My hypothesis (I hope that the busy nose counters at the Pew Research Center will soon test it empirically): Evangelicals who voted for Trump fall into two groups: those who are primarily motivated by the moral positions of their faith, and those who have experienced the contempt of the “suits” and bitterly resent it. Both Barack Obama and Hillary Clinton have provided prototypical expressions of this contempt: During the 2008 campaign Obama slipped out this description of people in economically deprived small towns: “They get bitter, they cling to guns or religion or antipathy to people who aren’t like them.” And during the just-concluded presidential campaign Clinton described Trump voters as a “basket of deplorables.” It is important to understand that being despised as cultural “losers” can be as enraging as being economically on the losing side. J.D. Vance has provided an eloquent portrayal of a culture of economic and spiritual defeat in his new book Hillbilly Elegy. He writes about Appalachia, but what he describes applies to other urban as well as rural areas left behind in the alleged march of progress.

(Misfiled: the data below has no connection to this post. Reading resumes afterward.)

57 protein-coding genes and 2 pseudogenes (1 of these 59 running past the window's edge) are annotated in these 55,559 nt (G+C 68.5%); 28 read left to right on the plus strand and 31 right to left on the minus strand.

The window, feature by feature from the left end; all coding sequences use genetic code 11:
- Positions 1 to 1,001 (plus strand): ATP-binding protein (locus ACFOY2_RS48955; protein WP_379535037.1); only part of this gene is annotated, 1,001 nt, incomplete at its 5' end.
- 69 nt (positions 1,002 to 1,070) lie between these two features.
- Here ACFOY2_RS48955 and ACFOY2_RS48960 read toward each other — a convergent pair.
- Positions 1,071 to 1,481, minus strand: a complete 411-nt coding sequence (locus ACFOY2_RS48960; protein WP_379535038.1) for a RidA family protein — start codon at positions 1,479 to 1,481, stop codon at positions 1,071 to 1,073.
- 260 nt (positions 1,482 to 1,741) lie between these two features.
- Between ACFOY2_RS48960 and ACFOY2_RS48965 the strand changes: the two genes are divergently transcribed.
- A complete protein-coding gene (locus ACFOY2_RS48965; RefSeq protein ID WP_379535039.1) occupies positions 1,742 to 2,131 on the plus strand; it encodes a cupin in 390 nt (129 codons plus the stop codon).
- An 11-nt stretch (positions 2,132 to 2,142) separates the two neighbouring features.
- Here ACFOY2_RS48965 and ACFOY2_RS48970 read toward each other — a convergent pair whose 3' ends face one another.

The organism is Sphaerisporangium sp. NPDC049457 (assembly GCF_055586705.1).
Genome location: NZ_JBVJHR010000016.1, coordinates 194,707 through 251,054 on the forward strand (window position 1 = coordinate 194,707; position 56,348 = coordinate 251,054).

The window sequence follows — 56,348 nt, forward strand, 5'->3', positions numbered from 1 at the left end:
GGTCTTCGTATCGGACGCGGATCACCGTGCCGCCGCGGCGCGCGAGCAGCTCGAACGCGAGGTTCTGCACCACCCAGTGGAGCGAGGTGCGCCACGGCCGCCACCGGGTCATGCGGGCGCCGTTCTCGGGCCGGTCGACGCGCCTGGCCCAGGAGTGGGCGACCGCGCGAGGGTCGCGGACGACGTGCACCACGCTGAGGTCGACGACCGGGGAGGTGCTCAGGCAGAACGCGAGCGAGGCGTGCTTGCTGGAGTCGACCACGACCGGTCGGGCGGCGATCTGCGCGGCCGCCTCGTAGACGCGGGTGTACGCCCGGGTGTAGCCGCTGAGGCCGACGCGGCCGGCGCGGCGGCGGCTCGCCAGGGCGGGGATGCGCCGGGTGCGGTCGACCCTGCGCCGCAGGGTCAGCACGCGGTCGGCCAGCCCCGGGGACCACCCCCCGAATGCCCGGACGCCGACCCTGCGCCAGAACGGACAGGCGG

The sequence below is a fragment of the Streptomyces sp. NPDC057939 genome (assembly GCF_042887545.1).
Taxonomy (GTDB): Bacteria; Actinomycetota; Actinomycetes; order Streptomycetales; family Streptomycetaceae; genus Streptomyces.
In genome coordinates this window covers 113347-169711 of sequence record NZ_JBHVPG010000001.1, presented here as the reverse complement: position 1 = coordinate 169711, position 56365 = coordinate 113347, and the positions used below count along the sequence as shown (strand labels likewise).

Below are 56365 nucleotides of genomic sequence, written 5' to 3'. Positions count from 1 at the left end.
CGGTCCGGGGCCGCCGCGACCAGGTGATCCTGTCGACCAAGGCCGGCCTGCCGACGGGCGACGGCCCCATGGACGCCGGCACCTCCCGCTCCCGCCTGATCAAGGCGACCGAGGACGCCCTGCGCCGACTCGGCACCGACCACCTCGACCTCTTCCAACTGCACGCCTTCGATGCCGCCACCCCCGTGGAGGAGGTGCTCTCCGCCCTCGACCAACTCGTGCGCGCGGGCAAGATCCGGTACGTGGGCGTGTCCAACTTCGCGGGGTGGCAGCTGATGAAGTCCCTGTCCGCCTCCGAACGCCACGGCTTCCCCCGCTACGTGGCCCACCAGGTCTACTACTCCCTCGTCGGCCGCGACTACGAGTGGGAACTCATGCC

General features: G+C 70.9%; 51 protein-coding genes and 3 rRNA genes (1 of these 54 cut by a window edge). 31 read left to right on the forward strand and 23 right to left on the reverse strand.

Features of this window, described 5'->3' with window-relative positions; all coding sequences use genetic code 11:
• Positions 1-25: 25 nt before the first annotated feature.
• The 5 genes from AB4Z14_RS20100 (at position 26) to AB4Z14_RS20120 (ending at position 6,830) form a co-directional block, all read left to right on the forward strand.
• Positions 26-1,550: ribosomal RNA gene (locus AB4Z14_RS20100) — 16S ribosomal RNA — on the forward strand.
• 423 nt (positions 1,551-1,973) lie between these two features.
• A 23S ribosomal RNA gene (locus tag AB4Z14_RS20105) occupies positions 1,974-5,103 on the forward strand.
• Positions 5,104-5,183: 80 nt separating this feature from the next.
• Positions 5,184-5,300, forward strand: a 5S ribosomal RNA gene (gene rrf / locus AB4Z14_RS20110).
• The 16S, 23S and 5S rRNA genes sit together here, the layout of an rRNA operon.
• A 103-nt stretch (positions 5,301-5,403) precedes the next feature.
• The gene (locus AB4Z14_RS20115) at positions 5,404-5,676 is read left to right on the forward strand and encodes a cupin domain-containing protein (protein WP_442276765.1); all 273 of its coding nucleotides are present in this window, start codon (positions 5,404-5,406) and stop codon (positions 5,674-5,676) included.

The Evangelical sense of marginalization can be conveniently dated—1925. Until then Evangelical Protestantism was at the core of American culture. Think of the role it played in the anti-slavery and temperance movements. Between 1910 and 1915 a series of four books was published under the title The Fundamentals: A Testimony to the Truth. The term “fundamentalism” derives from this title—today a pejorative term applied to all kinds of religious extremes. The aforementioned books were hardly extreme. They came out of the heart of mainline Protestantism, which today would be called Evangelical. Many of the authors were orthodox Presbyterians, then-centered at Princeton Theological Seminary, which in the 1920s split into an orthodox Calvinist and a “modernist” faculty. What happened in 1925 was a watershed in the history of American Evangelicalism—the so-called “monkey trial.”